With a global political and social climate that seems increasingly hostile to changing economic growth into sustainable development, and the near-certainty that Warwick University will miss its original carbon emissions targets laid out in its 2020 carbon management plan, reverting to despair can be easy. Yet it’s exactly this doom and gloom approach, so frequently dominating discussion surrounding climate change, which must be avoided, as it fails to really engage with the problem. As is frequently the case, the onus for change falls onto those who often feel most powerless: ourselves.
A recent interview with a member of the university’s sustainability team revealed that it actively controls only 40% of the institutions total energy use; the other 60% is determined by us the Warwick community – including us. The responsibility to meet the 2020 plan does not just belong to the administration: part of the projected decrease in emissions was factored in as behavioral and usage change. To put it simply, we are not upholding our end of the deal.
University figures show that for the 2013/14 academic year Warwick students in halls were using 193 litres per person, per day; 43 more than the national average of 150- and that’s excluding campus laundrettes. The financial costs of this excessive water totalled up to bills of roughly £1 million per annum (yes, that’s where your your £9,000 goes). Nevertheless, after a successful ‘Cut the Flow’ campaign (the only of its type at UK universities), the University’s water bill fell sufficiently to cover the installation cost of more wireless remote meters around halls to more accurately measure usage.
That campaign is proof Warwick’s priorities are slowly but surely changing. The showers originally installed in Bluebell used 25 litres of water a minute; these have now been replaced to use an average amount of around 12. The behavioural problem persists however, as Warwick students in halls are still currently using more water than the average person. This situation is perhaps emblematic of the cyclic approach the university needs to take if it is to succeed in making any substantial cuts to its carbon footprint. Behavioural campaigns need to be adequately funded, promoted and distributed through a variety of media by the administration. These then in turn should be received enthusiastically and deemed important by the student body, whilst the subsequent savings are re-invested in further eco-efficient projects.
Warwick is also notable for its strong student-led grassroots campaigns and societies – there are approximately 15 different groups and organisations committed to re-thinking and reducing waste at Warwick, whether that be the Allotment Society growing their own produce, the Blackout campaign hosting termly lights-out events, or newcomers like the Climate Reality Project which are taking a host of actions with the ultimate aim of getting the University to commit to and reach carbon neutrality. All of these societies are keen to take on new members, and hold a ‘Be the Change Fair’ at the beginning of each year. Be sure to check out their social media pages if you’re interested in getting involved.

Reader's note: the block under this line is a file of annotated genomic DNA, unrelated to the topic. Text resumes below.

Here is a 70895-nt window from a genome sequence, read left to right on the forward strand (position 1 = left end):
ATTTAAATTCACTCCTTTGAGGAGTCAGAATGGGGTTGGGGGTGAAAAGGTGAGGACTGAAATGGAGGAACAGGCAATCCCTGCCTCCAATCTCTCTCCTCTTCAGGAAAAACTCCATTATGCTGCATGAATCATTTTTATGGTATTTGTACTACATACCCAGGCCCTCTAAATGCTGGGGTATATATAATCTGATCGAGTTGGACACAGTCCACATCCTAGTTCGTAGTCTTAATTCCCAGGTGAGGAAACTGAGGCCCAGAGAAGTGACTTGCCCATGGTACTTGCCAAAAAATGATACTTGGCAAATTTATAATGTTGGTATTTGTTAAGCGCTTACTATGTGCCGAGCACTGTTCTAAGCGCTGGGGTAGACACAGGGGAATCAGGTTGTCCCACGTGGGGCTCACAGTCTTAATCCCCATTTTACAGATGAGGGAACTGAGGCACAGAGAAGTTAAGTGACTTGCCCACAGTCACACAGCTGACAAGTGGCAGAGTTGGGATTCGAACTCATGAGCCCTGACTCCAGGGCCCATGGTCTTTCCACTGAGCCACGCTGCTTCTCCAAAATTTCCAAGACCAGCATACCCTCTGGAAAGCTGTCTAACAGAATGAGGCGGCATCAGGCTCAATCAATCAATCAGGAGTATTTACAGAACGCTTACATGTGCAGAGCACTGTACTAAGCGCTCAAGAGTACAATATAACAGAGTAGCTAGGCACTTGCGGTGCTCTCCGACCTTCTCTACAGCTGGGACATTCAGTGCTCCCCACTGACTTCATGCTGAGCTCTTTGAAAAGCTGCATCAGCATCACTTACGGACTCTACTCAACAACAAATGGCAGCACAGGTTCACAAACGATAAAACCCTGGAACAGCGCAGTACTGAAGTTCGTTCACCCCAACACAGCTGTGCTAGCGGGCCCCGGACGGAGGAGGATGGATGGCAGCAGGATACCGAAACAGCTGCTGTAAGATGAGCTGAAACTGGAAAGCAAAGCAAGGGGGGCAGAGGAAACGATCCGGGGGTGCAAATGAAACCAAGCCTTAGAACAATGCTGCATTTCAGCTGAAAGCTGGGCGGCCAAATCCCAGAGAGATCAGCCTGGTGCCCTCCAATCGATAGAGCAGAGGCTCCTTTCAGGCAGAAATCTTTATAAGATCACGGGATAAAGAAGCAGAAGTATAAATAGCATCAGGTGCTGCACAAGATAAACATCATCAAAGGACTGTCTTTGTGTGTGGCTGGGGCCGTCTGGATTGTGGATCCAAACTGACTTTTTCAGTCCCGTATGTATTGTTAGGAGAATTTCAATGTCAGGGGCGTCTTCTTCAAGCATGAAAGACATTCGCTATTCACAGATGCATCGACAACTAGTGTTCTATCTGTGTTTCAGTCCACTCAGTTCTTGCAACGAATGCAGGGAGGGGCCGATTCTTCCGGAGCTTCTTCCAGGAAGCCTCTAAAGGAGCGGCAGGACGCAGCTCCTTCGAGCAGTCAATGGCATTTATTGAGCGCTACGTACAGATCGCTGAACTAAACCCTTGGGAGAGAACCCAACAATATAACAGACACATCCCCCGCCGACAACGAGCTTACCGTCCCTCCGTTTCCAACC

The showers originally installed in Bluebell used 25 litres of water a minute; these have now been replaced to use an average amount of around 12
It is also worth considering that the university, although coming short of a cohesive, unified effort to meet sustainability targets, has made strides in some areas. A host of courses, including Philosophy, History, Economics, Life Sciences and Theatre and Performance, are now offering new degrees which incorporate Global Sustainable Development into their structure. With the increasing urgency for graduates to be well versed in what is the biggest generational challenge posed to humanity, one can only hope the university will expand this approach so all courses and faculties incorporate some element of sustainability into their teaching.
Senior management has also endeavored to encourage student proactivity in this field, recently raising the amount available to be awarded in its Environmental Sustainability Fund from £3,000 to £5,000, an increase funded through savings made by the Student Switch Off campaign. If you or your friends have a great idea for a project that could help Warwick re-invent its approach to sustainability energy use, be sure to check out the application form and you might be successful.
Senior management has also endeavored to encourage student pro activity in this field, recently raising the amount available to be awarded in its Environmental Sustainability Fund from £3,000 to £5,000
Students can and should also report any faults or improvements they see around campus through the University’s Environment webpage. This is not the only method available; a recent petition on change.org to lower the heating in library was successful in prompting action from the University, saving large amounts of energy and money throughout the year.